Miranda July’s Ode to an Extra
Earth has a surplus of both babies and information. As a result, sexual reproduction no longer begets evolutionary success. Historical relevance and cultural achievement have become the de facto objective of existence, and getting lost in the shuffle of all this information– being forgotten– is akin to Darwinistic failure.
In the language of cinema, extras are designed to be forgotten. Miranda July‘s recent series of photos (a collaboration with Roe Ethridge), in which she unthinkably excavates background players from historically popular films and poses herself in homage to these bygone human props, is a declaration of war on the finality of culture. She dares to reverse the mandate of natural selection.
What can you do with a corpse that’s been dug out of an unmarked grave? Mary Shelley would advise against resuscitation, and July heeds that wisdom. There’s no forced narrative electricity coursing through the deadened veins of these anti-icons. They are simply frozen in space, taxidermies of the futile. July’s Easter egg hunt through cultural detritus is less of a resurrection and more of an exorcism, conjuring spectral reminders of decay’s certainty for a round of sorrowful communion.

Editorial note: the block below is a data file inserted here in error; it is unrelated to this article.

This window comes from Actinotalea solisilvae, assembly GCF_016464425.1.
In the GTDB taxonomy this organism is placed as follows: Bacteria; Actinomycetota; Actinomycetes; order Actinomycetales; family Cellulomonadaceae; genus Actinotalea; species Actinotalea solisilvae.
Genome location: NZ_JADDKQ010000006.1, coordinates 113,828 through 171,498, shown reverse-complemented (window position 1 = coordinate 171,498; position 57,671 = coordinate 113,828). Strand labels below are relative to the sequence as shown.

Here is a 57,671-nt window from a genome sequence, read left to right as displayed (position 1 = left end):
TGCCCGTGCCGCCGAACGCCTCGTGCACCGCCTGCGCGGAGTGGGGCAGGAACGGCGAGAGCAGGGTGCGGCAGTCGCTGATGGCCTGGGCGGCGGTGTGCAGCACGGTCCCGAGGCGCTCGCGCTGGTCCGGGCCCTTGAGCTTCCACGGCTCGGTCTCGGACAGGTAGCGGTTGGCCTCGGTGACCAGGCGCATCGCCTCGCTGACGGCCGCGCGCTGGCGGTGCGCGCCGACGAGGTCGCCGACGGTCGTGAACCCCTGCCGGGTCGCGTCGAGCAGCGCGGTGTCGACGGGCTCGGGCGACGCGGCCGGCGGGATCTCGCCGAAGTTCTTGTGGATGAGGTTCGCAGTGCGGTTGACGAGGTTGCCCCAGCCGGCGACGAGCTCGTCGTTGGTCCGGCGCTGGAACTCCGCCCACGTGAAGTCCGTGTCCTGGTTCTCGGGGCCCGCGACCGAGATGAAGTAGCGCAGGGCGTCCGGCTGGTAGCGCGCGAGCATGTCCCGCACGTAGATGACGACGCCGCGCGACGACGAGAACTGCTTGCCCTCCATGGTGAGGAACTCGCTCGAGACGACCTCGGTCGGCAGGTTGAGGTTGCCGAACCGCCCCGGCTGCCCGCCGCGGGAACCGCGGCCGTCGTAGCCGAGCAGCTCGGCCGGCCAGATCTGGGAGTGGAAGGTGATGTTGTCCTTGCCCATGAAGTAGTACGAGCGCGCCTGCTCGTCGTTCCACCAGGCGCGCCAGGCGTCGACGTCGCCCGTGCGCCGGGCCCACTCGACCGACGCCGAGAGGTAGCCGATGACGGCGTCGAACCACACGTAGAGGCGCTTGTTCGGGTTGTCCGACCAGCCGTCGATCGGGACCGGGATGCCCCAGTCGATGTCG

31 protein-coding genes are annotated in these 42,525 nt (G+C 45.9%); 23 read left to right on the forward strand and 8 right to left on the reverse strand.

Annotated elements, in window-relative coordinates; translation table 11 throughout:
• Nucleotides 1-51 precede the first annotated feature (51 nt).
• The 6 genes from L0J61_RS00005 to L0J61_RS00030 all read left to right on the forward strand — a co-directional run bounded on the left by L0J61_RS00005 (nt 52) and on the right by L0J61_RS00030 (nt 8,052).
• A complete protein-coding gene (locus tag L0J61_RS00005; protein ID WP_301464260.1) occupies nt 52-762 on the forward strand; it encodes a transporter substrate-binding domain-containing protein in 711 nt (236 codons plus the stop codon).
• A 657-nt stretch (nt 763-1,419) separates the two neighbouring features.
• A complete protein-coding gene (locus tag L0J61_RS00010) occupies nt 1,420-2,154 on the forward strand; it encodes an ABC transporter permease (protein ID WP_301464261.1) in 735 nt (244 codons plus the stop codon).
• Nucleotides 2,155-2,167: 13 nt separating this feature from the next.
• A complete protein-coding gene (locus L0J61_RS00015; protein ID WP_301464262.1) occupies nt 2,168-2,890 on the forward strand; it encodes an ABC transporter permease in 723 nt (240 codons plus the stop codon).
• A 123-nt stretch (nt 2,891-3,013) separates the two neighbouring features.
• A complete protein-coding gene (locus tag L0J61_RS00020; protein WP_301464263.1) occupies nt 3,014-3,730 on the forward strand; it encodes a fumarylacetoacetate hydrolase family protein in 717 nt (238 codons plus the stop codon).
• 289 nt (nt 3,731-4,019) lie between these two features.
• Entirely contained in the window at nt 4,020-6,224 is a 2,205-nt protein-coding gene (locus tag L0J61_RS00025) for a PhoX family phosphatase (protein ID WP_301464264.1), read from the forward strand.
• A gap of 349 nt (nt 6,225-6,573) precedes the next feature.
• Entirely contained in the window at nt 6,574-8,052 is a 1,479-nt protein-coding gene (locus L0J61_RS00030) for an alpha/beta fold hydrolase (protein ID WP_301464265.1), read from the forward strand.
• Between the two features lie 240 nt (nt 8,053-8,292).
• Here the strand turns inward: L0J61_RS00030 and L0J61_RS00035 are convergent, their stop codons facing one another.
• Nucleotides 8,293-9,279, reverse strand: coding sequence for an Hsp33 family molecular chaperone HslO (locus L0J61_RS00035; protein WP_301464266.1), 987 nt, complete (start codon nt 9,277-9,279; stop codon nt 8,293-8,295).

The images instill us with nostalgia for that which we’ve all seen but never noticed. They find us guilty for missing the beauty in our periphery, for unconsciously condemning the insignificant. More than that, the project seems to hint at the deceptive nature of fame—the tragic trick of success. Even if these extras had legitimately been put front and center, there’s no guarantee that the quality of their lives would ultimately change. July’s protagonist, the woefully ignored Sandy, dreams of a life where she’ll be important: “One day I’m gonna surprise everyone with my talents. They will be laughing and crying and texting me so often that I will be annoyed.” Who wants to be annoyed, really? Let’s all just have fun.